23360/33360. Methods in Gesture and Sign Language Research. (= PSYC 23360/33360, LING 23360/ 33360) In this course we will explore methods of research used in the disciplines of linguistics and psychology to investigate sign language and gesture.  We will choose a set of canonical topics from the gesture and sign literature such as pointing, use of the body in quotation, and the use of non-manuals, in order to understand the value of various effective methods in current use and the types of research questions they are best equipped to handle. CHDV Distribution: M; M* (S. Goldin-Meadow, Autumn)

23403. Borders, (Im)mobilities and Human Rights. (=HMRT 23403) In 2015, over one million migrants and refugees entered Europe using land and sea routes. Many more ended up, often in highly precarious conditions, in Turkey, Lebanon, Jordan, and other countries at the frontiers of conflict. The International Organization for Migration reports that 2015 was the deadliest year on record for migrants and refugees crossing the Mediterranean trying to reach Europe and nearly five thousand people lost their lives in 2016 while making these perilous journeys. According to the U.N.’s refugee agency, there were over sixty-five million forcibly displaced persons globally—over twenty million of whom are refugees—at the end of 2015. This global displacement of people and the experiences of a wide range of actors involved in migration raise the following questions: What is the human cost of border control and securitization? To what extent do individuals possess the right to move to other states? How do different states with large populations of refugees and asylum seekers develop and enforce migration policies, and what do the differences in these policies reveal about the social histories and futures of these states?
To address these questions, we will consider how borders, institutions, and categories of migrant groups mutually shape one another. We will critically examine the filtering mechanisms of borders. We will explore the interrelationships between categories of migration—namely forced and irregular migration—in order to understand the multiple and unequal forms of mobility experienced by those who inhabit these categories. We will discuss how the management of borders impacts aspects of the everyday lives of those who move across borders, such as through access to housing and health services, encounters with the police, and the acquisition of documents and legal statuses. We will also consider the conditions of asylum in different states and the proof that asylum seekers must provide in order to receive a protected administrative status.
By utilizing a framework of human rights, this course will investigate how contemporary issues in migration—such as border management, illicit movement, and the fuzzy distinction between forced and economic migration—raise and reopen debates concerning the management of difference. We will draw on the work of anthropologists, sociologists, and political scientists, as well as journalists, legal and medical professionals. Our readings each week will include a mix of conceptual, ethnographic, long-form journalism, and policy texts. When possible, we will also invite representatives from different Chicago-based organizations (e.g. Heartland Alliance, the Chicago Legal Clinic, World Relief) that promote and protect the rights of people in various situations of migration to come to our class to discuss their work. We will cover a lot of different material in this course, and each weekly session could be its own course. However, my goal is to introduce different perspectives in different areas of research and hopefully inspire further inquiry! (D. Ansari, Spring)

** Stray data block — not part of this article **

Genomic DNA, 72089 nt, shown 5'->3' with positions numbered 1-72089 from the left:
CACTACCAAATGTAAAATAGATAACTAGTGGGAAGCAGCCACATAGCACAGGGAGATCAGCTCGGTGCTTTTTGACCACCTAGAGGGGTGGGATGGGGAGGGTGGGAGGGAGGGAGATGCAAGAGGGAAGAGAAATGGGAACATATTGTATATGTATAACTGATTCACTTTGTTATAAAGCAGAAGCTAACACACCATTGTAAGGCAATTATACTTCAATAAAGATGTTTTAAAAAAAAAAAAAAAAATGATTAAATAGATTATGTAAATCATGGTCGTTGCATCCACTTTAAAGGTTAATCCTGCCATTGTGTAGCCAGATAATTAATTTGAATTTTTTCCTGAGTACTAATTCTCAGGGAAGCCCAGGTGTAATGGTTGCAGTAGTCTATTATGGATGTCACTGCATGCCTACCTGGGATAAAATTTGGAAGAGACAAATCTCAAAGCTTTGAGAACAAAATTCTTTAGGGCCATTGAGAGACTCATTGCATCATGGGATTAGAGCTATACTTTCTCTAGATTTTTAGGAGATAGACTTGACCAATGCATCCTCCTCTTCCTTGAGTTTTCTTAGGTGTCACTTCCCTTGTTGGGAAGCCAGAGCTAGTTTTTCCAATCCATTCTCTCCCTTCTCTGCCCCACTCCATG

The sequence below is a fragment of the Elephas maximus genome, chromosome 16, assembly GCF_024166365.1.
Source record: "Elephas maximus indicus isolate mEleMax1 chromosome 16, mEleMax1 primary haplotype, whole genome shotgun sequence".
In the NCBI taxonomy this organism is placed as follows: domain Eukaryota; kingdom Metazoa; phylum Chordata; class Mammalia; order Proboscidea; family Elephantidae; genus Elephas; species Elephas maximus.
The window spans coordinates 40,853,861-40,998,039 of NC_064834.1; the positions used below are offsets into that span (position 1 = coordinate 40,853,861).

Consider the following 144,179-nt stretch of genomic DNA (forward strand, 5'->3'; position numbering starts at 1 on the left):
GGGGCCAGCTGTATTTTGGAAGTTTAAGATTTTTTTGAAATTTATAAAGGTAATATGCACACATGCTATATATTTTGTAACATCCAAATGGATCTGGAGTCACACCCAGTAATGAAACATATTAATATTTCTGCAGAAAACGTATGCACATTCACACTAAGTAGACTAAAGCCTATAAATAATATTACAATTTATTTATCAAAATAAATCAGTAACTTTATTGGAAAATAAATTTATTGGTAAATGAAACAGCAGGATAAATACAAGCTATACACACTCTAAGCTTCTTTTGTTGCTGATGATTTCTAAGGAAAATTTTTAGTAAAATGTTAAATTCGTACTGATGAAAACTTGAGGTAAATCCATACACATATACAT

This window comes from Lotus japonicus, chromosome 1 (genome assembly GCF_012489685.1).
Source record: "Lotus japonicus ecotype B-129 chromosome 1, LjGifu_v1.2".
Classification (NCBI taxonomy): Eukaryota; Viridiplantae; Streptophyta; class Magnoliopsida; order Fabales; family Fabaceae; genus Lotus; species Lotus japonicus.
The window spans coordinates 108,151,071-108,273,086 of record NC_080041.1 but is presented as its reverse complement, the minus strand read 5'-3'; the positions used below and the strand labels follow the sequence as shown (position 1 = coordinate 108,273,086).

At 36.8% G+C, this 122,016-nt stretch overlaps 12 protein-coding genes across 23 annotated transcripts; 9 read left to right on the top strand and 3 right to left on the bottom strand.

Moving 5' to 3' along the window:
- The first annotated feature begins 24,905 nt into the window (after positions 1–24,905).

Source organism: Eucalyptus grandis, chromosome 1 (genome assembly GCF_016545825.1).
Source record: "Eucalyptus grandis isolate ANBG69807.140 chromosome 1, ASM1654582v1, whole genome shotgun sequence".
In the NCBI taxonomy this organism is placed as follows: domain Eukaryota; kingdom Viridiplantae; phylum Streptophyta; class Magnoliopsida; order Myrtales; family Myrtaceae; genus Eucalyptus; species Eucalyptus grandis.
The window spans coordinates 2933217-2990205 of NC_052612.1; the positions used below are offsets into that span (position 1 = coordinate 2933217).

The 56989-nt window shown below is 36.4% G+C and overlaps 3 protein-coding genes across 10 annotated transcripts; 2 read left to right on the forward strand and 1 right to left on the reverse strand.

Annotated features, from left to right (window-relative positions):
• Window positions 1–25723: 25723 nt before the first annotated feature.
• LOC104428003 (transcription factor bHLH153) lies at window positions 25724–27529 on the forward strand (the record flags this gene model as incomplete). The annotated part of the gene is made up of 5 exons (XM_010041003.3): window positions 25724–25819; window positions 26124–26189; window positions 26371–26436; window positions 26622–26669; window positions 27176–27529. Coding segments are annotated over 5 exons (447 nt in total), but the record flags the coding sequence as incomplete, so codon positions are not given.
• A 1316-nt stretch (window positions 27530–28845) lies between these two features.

23900/31600. Introduction to Language Development. (=LING 21600/31600, PSYC 23200/33200) This course addresses the major issues involved in first-language acquisition. We deal with the child’s production and perception of speech sounds (phonology), the acquisition of the lexicon (semantics), the comprehension and production of structured word combinations (syntax), and the ability to use language to communicate (pragmatics). CHDV Distribution: B*; 2*, 5* (S. Goldin-Meadow, Winter)

25100. Anthropology of the Body. (=ANTH 25100) Drawing on a wide and interdisciplinary range of texts, both classic and more recent, this seminar will variously examine the theoretical debates of the body as a subject of anthropological, historical, psychological, medical and literaryinquiry. Theseminarwillexplorespecificthemes,forexample,thepersistenceofthemind/bodydualism, experiences of embodiment/alienation, phenomenology of the body, Foucauldian notions of bio-politics, bio- power and the ethic of the self, and the medicalized, gendered, and racialized body, among other salient themes.